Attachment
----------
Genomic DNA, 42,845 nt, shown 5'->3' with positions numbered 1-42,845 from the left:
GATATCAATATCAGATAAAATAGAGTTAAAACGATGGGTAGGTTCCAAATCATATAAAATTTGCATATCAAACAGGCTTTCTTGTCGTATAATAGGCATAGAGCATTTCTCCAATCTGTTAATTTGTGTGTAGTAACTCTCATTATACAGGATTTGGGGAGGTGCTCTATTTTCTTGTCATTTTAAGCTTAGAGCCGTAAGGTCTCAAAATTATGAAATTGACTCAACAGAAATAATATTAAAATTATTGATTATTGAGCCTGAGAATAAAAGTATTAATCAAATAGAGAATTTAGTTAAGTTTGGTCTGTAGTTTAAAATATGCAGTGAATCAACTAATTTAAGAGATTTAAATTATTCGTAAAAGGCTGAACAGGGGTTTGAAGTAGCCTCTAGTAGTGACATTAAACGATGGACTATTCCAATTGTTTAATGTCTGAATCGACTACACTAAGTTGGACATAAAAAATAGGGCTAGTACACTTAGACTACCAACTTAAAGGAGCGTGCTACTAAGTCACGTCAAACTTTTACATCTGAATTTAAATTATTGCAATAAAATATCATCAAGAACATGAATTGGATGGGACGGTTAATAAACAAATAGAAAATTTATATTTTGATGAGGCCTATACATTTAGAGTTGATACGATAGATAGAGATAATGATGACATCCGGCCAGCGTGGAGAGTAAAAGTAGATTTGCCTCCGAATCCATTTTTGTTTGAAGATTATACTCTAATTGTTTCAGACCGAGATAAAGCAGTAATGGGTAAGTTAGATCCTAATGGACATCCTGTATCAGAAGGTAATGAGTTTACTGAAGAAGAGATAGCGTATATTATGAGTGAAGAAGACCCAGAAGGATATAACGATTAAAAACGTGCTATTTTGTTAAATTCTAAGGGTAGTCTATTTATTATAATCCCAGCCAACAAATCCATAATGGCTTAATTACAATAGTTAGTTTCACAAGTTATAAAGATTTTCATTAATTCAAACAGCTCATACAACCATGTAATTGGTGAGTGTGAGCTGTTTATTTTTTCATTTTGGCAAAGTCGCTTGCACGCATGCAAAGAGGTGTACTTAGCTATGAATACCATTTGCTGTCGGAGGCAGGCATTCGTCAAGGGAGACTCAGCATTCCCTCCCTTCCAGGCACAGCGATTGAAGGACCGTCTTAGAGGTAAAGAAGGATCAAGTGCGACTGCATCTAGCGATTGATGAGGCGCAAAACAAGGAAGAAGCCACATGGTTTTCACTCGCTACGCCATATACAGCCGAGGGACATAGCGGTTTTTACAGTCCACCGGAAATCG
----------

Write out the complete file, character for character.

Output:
Genomic DNA, 42,845 nt, shown 5'->3' with positions numbered 1-42,845 from the left:
GATATCAATATCAGATAAAATAGAGTTAAAACGATGGGTAGGTTCCAAATCATATAAAATTTGCATATCAAACAGGCTTTCTTGTCGTATAATAGGCATAGAGCATTTCTCCAATCTGTTAATTTGTGTGTAGTAACTCTCATTATACAGGATTTGGGGAGGTGCTCTATTTTCTTGTCATTTTAAGCTTAGAGCCGTAAGGTCTCAAAATTATGAAATTGACTCAACAGAAATAATATTAAAATTATTGATTATTGAGCCTGAGAATAAAAGTATTAATCAAATAGAGAATTTAGTTAAGTTTGGTCTGTAGTTTAAAATATGCAGTGAATCAACTAATTTAAGAGATTTAAATTATTCGTAAAAGGCTGAACAGGGGTTTGAAGTAGCCTCTAGTAGTGACATTAAACGATGGACTATTCCAATTGTTTAATGTCTGAATCGACTACACTAAGTTGGACATAAAAAATAGGGCTAGTACACTTAGACTACCAACTTAAAGGAGCGTGCTACTAAGTCACGTCAAACTTTTACATCTGAATTTAAATTATTGCAATAAAATATCATCAAGAACATGAATTGGATGGGACGGTTAATAAACAAATAGAAAATTTATATTTTGATGAGGCCTATACATTTAGAGTTGATACGATAGATAGAGATAATGATGACATCCGGCCAGCGTGGAGAGTAAAAGTAGATTTGCCTCCGAATCCATTTTTGTTTGAAGATTATACTCTAATTGTTTCAGACCGAGATAAAGCAGTAATGGGTAAGTTAGATCCTAATGGACATCCTGTATCAGAAGGTAATGAGTTTACTGAAGAAGAGATAGCGTATATTATGAGTGAAGAAGACCCAGAAGGATATAACGATTAAAAACGTGCTATTTTGTTAAATTCTAAGGGTAGTCTATTTATTATAATCCCAGCCAACAAATCCATAATGGCTTAATTACAATAGTTAGTTTCACAAGTTATAAAGATTTTCATTAATTCAAACAGCTCATACAACCATGTAATTGGTGAGTGTGAGCTGTTTATTTTTTCATTTTGGCAAAGTCGCTTGCACGCATGCAAAGAGGTGTACTTAGCTATGAATACCATTTGCTGTCGGAGGCAGGCATTCGTCAAGGGAGACTCAGCATTCCCTCCCTTCCAGGCACAGCGATTGAAGGACCGTCTTAGAGGTAAAGAAGGATCAAGTGCGACTGCATCTAGCGATTGATGAGGCGCAAAACAAGGAAGAAGCCACATGGTTTTCACTCGCTACGCCATATACAGCCGAGGGACATAGCGGTTTTTACAGTCCACCGGAAATCG